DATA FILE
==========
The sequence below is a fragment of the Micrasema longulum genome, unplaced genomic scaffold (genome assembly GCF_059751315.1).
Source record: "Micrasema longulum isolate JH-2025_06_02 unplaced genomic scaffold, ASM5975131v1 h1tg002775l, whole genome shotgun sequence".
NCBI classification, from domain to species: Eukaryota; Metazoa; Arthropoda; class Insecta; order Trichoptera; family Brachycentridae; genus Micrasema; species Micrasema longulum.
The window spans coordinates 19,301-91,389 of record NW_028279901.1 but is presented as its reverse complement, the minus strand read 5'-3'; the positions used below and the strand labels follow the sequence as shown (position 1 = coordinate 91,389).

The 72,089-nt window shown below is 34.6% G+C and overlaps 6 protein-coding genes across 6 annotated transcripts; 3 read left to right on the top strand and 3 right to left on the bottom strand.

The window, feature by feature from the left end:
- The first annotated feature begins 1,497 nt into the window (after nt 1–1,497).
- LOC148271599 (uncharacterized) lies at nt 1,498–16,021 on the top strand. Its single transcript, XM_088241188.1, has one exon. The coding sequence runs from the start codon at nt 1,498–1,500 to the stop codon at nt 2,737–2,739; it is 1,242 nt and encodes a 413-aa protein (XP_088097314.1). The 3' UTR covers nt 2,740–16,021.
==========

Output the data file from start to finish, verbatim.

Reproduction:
The sequence below is a fragment of the Micrasema longulum genome, unplaced genomic scaffold (genome assembly GCF_059751315.1).
Source record: "Micrasema longulum isolate JH-2025_06_02 unplaced genomic scaffold, ASM5975131v1 h1tg002775l, whole genome shotgun sequence".
NCBI classification, from domain to species: Eukaryota; Metazoa; Arthropoda; class Insecta; order Trichoptera; family Brachycentridae; genus Micrasema; species Micrasema longulum.
The window spans coordinates 19,301-91,389 of record NW_028279901.1 but is presented as its reverse complement, the minus strand read 5'-3'; the positions used below and the strand labels follow the sequence as shown (position 1 = coordinate 91,389).

The 72,089-nt window shown below is 34.6% G+C and overlaps 6 protein-coding genes across 6 annotated transcripts; 3 read left to right on the top strand and 3 right to left on the bottom strand.

The window, feature by feature from the left end:
- The first annotated feature begins 1,497 nt into the window (after nt 1–1,497).
- LOC148271599 (uncharacterized) lies at nt 1,498–16,021 on the top strand. Its single transcript, XM_088241188.1, has one exon. The coding sequence runs from the start codon at nt 1,498–1,500 to the stop codon at nt 2,737–2,739; it is 1,242 nt and encodes a 413-aa protein (XP_088097314.1). The 3' UTR covers nt 2,740–16,021.